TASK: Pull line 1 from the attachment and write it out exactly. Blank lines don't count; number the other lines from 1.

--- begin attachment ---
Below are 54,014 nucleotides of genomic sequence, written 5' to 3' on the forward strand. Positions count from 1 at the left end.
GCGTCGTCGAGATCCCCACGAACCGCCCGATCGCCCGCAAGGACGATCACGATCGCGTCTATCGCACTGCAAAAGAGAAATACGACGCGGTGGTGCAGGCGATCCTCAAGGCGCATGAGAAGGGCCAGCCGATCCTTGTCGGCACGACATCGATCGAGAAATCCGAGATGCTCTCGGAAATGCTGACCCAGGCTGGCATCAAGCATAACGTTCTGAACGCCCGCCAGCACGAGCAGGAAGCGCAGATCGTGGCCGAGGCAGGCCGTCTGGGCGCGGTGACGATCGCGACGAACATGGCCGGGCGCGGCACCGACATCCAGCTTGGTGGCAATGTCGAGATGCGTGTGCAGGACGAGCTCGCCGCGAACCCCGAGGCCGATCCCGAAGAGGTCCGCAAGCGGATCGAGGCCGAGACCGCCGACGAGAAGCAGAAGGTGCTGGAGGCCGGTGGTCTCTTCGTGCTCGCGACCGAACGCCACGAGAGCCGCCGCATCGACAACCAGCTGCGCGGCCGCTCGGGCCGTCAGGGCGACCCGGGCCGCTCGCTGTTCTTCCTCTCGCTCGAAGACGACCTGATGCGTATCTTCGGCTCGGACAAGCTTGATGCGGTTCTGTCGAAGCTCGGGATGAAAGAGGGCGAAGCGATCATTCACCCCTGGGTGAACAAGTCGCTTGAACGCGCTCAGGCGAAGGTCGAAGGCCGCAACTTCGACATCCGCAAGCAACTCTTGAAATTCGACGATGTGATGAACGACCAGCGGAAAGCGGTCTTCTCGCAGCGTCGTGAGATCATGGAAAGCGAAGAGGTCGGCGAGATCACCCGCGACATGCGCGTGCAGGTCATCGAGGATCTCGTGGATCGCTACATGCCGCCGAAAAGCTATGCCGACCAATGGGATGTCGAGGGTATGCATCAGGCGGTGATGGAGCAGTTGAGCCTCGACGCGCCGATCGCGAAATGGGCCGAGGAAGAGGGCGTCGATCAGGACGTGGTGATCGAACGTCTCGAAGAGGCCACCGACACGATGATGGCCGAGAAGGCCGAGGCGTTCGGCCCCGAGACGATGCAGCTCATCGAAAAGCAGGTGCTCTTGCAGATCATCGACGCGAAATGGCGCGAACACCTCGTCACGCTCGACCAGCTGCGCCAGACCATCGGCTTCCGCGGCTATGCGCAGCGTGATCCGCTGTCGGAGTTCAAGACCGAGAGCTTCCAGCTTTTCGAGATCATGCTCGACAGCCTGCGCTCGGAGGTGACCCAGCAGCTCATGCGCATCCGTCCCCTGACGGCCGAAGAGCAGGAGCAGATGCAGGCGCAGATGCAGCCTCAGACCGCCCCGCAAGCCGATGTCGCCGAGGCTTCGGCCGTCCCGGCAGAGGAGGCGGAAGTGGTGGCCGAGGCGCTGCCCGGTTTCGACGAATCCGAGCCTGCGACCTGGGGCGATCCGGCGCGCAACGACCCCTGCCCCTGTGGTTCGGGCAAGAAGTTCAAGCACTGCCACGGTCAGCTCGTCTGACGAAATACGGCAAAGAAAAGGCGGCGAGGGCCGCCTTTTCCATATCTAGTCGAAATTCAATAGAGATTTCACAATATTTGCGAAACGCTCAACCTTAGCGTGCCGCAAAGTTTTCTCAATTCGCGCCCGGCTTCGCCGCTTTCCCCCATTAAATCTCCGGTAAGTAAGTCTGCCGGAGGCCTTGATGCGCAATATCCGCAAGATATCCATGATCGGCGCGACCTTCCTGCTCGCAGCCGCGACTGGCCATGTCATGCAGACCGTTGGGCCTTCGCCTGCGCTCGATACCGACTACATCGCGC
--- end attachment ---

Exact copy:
Below are 54,014 nucleotides of genomic sequence, written 5' to 3' on the forward strand. Positions count from 1 at the left end.